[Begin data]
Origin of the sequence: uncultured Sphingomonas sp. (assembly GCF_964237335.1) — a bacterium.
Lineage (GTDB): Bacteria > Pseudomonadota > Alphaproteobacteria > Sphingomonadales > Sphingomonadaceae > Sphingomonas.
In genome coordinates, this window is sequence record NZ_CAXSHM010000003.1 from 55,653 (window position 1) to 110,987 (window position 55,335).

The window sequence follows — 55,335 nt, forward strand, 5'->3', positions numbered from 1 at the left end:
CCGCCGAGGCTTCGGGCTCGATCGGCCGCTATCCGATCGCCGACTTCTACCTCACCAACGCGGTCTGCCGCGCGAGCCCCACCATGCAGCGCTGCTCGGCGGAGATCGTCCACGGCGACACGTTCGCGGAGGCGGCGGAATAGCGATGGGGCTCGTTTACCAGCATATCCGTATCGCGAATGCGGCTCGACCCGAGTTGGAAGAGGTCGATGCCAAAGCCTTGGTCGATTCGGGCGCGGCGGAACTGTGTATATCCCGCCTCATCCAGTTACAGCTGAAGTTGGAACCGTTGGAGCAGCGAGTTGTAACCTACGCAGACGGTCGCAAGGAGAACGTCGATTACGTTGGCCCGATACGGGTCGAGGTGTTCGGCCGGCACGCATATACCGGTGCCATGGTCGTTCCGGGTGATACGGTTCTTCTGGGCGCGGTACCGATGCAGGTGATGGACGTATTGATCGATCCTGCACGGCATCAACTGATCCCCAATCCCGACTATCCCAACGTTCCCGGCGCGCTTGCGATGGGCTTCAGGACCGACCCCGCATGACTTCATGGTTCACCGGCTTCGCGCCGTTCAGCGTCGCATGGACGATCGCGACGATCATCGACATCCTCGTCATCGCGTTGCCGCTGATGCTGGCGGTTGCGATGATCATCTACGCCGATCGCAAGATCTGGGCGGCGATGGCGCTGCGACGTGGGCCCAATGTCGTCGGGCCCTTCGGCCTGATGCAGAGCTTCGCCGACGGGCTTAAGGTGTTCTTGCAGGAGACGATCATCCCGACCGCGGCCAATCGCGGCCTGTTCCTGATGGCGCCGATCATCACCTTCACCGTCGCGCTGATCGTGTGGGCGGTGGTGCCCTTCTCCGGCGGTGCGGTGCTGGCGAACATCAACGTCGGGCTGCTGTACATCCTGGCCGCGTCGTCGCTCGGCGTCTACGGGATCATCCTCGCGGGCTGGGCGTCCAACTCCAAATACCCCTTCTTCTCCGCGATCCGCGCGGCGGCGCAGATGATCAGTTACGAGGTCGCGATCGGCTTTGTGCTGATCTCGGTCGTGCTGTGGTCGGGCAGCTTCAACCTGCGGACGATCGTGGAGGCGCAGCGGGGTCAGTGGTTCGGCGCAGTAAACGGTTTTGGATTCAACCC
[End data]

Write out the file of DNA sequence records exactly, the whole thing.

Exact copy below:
Origin of the sequence: uncultured Sphingomonas sp. (assembly GCF_964237335.1) — a bacterium.
Lineage (GTDB): Bacteria > Pseudomonadota > Alphaproteobacteria > Sphingomonadales > Sphingomonadaceae > Sphingomonas.
In genome coordinates, this window is sequence record NZ_CAXSHM010000003.1 from 55,653 (window position 1) to 110,987 (window position 55,335).

The window sequence follows — 55,335 nt, forward strand, 5'->3', positions numbered from 1 at the left end:
CCGCCGAGGCTTCGGGCTCGATCGGCCGCTATCCGATCGCCGACTTCTACCTCACCAACGCGGTCTGCCGCGCGAGCCCCACCATGCAGCGCTGCTCGGCGGAGATCGTCCACGGCGACACGTTCGCGGAGGCGGCGGAATAGCGATGGGGCTCGTTTACCAGCATATCCGTATCGCGAATGCGGCTCGACCCGAGTTGGAAGAGGTCGATGCCAAAGCCTTGGTCGATTCGGGCGCGGCGGAACTGTGTATATCCCGCCTCATCCAGTTACAGCTGAAGTTGGAACCGTTGGAGCAGCGAGTTGTAACCTACGCAGACGGTCGCAAGGAGAACGTCGATTACGTTGGCCCGATACGGGTCGAGGTGTTCGGCCGGCACGCATATACCGGTGCCATGGTCGTTCCGGGTGATACGGTTCTTCTGGGCGCGGTACCGATGCAGGTGATGGACGTATTGATCGATCCTGCACGGCATCAACTGATCCCCAATCCCGACTATCCCAACGTTCCCGGCGCGCTTGCGATGGGCTTCAGGACCGACCCCGCATGACTTCATGGTTCACCGGCTTCGCGCCGTTCAGCGTCGCATGGACGATCGCGACGATCATCGACATCCTCGTCATCGCGTTGCCGCTGATGCTGGCGGTTGCGATGATCATCTACGCCGATCGCAAGATCTGGGCGGCGATGGCGCTGCGACGTGGGCCCAATGTCGTCGGGCCCTTCGGCCTGATGCAGAGCTTCGCCGACGGGCTTAAGGTGTTCTTGCAGGAGACGATCATCCCGACCGCGGCCAATCGCGGCCTGTTCCTGATGGCGCCGATCATCACCTTCACCGTCGCGCTGATCGTGTGGGCGGTGGTGCCCTTCTCCGGCGGTGCGGTGCTGGCGAACATCAACGTCGGGCTGCTGTACATCCTGGCCGCGTCGTCGCTCGGCGTCTACGGGATCATCCTCGCGGGCTGGGCGTCCAACTCCAAATACCCCTTCTTCTCCGCGATCCGCGCGGCGGCGCAGATGATCAGTTACGAGGTCGCGATCGGCTTTGTGCTGATCTCGGTCGTGCTGTGGTCGGGCAGCTTCAACCTGCGGACGATCGTGGAGGCGCAGCGGGGTCAGTGGTTCGGCGCAGTAAACGGTTTTGGATTCAACCC